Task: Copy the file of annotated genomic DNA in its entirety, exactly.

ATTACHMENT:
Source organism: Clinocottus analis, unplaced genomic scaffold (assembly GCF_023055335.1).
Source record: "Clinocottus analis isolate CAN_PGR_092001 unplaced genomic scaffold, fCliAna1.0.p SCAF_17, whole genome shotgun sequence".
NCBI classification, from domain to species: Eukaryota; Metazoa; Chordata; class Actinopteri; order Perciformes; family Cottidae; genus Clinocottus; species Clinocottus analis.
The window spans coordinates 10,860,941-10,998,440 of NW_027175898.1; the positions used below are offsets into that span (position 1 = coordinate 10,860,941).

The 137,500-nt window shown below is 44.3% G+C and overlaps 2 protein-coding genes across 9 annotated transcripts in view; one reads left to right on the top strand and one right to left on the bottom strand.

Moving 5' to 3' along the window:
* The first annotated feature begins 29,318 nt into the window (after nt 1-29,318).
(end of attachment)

Source organism: Clinocottus analis, unplaced genomic scaffold (assembly GCF_023055335.1).
Source record: "Clinocottus analis isolate CAN_PGR_092001 unplaced genomic scaffold, fCliAna1.0.p SCAF_17, whole genome shotgun sequence".
NCBI classification, from domain to species: Eukaryota; Metazoa; Chordata; class Actinopteri; order Perciformes; family Cottidae; genus Clinocottus; species Clinocottus analis.
The window spans coordinates 10,860,941-10,998,440 of NW_027175898.1; the positions used below are offsets into that span (position 1 = coordinate 10,860,941).

The 137,500-nt window shown below is 44.3% G+C and overlaps 2 protein-coding genes across 9 annotated transcripts in view; one reads left to right on the top strand and one right to left on the bottom strand.

Moving 5' to 3' along the window:
* The first annotated feature begins 29,318 nt into the window (after nt 1-29,318).